KPMG on trialFriday, January 14, 2022
Six months after KPMG LLP, one of the globe's largest accounting firms, was sanctioned for deficiencies, it is again back in the regulator's crosshairs as they re-examine the failure of outsourcing company Carillon.
On Monday, January 10, a tribunal hearing began before the UK Financial Reporting Council (FRC), which regulates auditing. The hearing is intended to investigate KPMG and six of its former employees who audited Regenersis in 2015, and Carillion in 2017. In 2018, Carillion collapsed.
Regenerisis is an IT company and Carillion is a British-based multinational construction firm.
KPMG auditors are accused of various degrees of involvement in the plot to hoodwink the regulators. The FRC opened its probe in November 2018 after KPMG had self-reported certain matters relating to the review of the 2016 Carillion audit.
On Monday, KPMG admitted to misconduct, confessing to misleading regulators during spot checks of its audits. The disciplinary tribunal saw Jon Holt, chief executive of KPMG, stating that KPMG had misled the regulator.
He told the court, “We became aware of the misconduct at the centre of this case as a result of our own internal investigations and immediately reported it to our regulator. We have cooperated fully with their investigation since then.”
KPMG, along with six of its former auditors, are accused by the FRC of creating the scheme to forge documents and misdirect a regulatory review of the audits of Carillion and Regenersis.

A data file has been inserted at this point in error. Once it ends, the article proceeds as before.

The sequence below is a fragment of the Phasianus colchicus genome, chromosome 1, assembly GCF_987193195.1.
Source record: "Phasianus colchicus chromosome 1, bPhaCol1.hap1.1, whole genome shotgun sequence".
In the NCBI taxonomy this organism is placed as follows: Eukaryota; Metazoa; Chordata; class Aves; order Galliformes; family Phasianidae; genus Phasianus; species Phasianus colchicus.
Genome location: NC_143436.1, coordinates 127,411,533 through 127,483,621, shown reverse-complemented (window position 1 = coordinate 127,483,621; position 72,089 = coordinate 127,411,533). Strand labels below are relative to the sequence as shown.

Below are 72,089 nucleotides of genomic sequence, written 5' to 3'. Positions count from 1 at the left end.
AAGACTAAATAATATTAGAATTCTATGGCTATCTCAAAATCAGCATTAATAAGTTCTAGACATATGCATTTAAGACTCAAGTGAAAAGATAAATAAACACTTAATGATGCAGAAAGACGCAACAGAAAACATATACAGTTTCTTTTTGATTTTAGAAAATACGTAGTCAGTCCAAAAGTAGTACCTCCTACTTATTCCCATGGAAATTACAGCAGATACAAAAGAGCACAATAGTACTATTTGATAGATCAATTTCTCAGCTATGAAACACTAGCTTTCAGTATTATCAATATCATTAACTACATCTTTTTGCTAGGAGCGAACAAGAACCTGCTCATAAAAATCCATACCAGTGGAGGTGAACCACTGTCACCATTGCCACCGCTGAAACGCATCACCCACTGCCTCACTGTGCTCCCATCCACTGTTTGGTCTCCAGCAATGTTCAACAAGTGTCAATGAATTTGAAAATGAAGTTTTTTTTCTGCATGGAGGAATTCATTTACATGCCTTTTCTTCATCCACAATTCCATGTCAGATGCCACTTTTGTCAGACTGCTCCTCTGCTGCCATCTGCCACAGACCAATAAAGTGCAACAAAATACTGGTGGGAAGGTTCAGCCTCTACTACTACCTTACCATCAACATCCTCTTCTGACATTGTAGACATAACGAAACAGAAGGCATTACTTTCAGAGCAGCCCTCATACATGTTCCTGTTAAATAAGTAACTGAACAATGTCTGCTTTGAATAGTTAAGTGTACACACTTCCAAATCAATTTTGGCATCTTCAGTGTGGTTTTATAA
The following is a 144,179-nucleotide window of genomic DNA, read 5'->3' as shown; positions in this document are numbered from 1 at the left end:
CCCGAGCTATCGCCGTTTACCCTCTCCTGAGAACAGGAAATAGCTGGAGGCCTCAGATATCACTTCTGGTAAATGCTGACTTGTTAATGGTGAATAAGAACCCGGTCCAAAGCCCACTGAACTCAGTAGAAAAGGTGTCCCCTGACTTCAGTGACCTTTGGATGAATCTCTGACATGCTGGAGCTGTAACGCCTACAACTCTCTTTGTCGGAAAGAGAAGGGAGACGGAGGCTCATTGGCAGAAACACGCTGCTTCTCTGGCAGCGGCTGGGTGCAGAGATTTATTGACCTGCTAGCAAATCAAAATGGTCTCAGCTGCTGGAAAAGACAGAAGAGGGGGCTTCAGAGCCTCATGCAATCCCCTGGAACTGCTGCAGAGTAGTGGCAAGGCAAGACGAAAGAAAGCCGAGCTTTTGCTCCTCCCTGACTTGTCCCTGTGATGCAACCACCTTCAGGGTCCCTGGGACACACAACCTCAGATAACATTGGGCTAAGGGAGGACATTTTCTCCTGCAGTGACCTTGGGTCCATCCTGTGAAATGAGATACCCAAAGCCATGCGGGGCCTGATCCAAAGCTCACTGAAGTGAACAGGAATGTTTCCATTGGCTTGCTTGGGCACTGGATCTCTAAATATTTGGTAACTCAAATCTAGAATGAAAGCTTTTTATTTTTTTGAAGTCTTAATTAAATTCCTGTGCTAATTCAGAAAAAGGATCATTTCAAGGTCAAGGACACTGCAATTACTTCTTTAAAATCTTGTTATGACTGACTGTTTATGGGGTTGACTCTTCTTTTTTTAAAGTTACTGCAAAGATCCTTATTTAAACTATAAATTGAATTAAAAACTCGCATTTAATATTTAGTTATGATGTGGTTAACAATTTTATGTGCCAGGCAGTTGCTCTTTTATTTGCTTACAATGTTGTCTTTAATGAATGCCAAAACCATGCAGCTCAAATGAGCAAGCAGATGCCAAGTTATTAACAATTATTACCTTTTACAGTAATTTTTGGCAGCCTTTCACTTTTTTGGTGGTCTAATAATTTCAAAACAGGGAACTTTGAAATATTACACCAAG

The FRC alleged that “relevant individuals acted with a lack of integrity in dishonestly or recklessly misleading the regulator”, according to tribunal documents.
“It is of course for the tribunal to reach a conclusion on the allegations as they relate to the individuals concerned. Nevertheless, it is clear to me that misconduct has occurred and that our regulator was misled,” Holt said. “We will assist the tribunal in any way we can, as we have cooperated fully with the investigation into these matters,” he added.
Holt said he was “very sorry” for the misconduct and said “we do not tolerate or condone it in any way”.
The hearing is expected to last for some weeks until the tribunal decides whether to uphold or reject the FRC allegations.
Testimony to be reviewed include that of staff who have admitted to falsifying documents relating to the audit of a collapsed outsourcer. Six months ago, in 2021, the United Kingdom FRC sanctioned KPMG LLP over the quality of its banking audits which UK 's industry regulator said was “unacceptable.”
In the latest episode, tribunal judges will closely examine the allegation that KPMG submitted fabricated documents to regulators during the auditing of the firm which collapsed in 2018.
Audit experts, a report published at www.accountingweb.co.uk on January 12, 2022, said the level of misconduct is “uniquely damaging to the industry and have called for the firm to be broken up, with criminal sanctions for those found guilty of such misconduct.”
Some onlookers have blamed the UK Government for failing to take action against delinquent accounting firms, hinting at corruption.
One analyst quoted by accounting.co.uk said, “Big Four accounting firms charge vast fees for delivering dud [audits]. Firms are rewarded with government contracts. Reforms have been abandoned. Corrupt practises flourish.”
In one report in the UK Guardian newspaper, analysts said, “The government has been accused of failing to learn any lessons from the collapse of the outsourcing giant Carillion two years ago, when more than 3,000 jobs were lost and 450 public sector projects including hospitals, schools and prisons were plunged into crisis.”
Gail Cartmail, trade union Unite's assistant general secretary, was quoted as stating that the UK's accounting and audit system was “clearly not fit for purpose.” He, according to the Guardian, accused the Government of failing to demand reforms because it “has many friends among the major accountancy firms”.
The upshot of the current tribunal might be the loss of KPMG's licence, but that remains to be seen.